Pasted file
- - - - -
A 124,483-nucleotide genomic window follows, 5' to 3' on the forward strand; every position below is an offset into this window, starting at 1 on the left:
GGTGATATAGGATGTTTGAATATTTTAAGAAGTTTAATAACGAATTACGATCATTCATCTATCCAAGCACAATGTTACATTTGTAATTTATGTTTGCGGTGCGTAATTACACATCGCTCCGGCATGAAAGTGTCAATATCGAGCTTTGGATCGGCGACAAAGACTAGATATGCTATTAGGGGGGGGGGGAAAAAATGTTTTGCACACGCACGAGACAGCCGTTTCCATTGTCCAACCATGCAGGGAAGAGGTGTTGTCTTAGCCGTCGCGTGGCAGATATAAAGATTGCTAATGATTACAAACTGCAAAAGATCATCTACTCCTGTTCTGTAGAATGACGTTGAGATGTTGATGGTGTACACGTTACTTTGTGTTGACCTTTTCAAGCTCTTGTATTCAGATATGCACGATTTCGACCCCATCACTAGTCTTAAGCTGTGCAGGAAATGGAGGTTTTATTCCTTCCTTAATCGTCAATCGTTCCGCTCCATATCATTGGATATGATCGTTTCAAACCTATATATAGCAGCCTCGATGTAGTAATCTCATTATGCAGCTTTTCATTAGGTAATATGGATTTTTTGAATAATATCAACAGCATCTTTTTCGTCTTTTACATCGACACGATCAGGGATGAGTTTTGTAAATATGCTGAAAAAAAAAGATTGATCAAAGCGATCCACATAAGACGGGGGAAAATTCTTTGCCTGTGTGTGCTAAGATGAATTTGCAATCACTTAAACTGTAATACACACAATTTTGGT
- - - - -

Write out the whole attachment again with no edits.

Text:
A 124,483-nucleotide genomic window follows, 5' to 3' on the forward strand; every position below is an offset into this window, starting at 1 on the left:
GGTGATATAGGATGTTTGAATATTTTAAGAAGTTTAATAACGAATTACGATCATTCATCTATCCAAGCACAATGTTACATTTGTAATTTATGTTTGCGGTGCGTAATTACACATCGCTCCGGCATGAAAGTGTCAATATCGAGCTTTGGATCGGCGACAAAGACTAGATATGCTATTAGGGGGGGGGGGAAAAAATGTTTTGCACACGCACGAGACAGCCGTTTCCATTGTCCAACCATGCAGGGAAGAGGTGTTGTCTTAGCCGTCGCGTGGCAGATATAAAGATTGCTAATGATTACAAACTGCAAAAGATCATCTACTCCTGTTCTGTAGAATGACGTTGAGATGTTGATGGTGTACACGTTACTTTGTGTTGACCTTTTCAAGCTCTTGTATTCAGATATGCACGATTTCGACCCCATCACTAGTCTTAAGCTGTGCAGGAAATGGAGGTTTTATTCCTTCCTTAATCGTCAATCGTTCCGCTCCATATCATTGGATATGATCGTTTCAAACCTATATATAGCAGCCTCGATGTAGTAATCTCATTATGCAGCTTTTCATTAGGTAATATGGATTTTTTGAATAATATCAACAGCATCTTTTTCGTCTTTTACATCGACACGATCAGGGATGAGTTTTGTAAATATGCTGAAAAAAAAAGATTGATCAAAGCGATCCACATAAGACGGGGGAAAATTCTTTGCCTGTGTGTGCTAAGATGAATTTGCAATCACTTAAACTGTAATACACACAATTTTGGT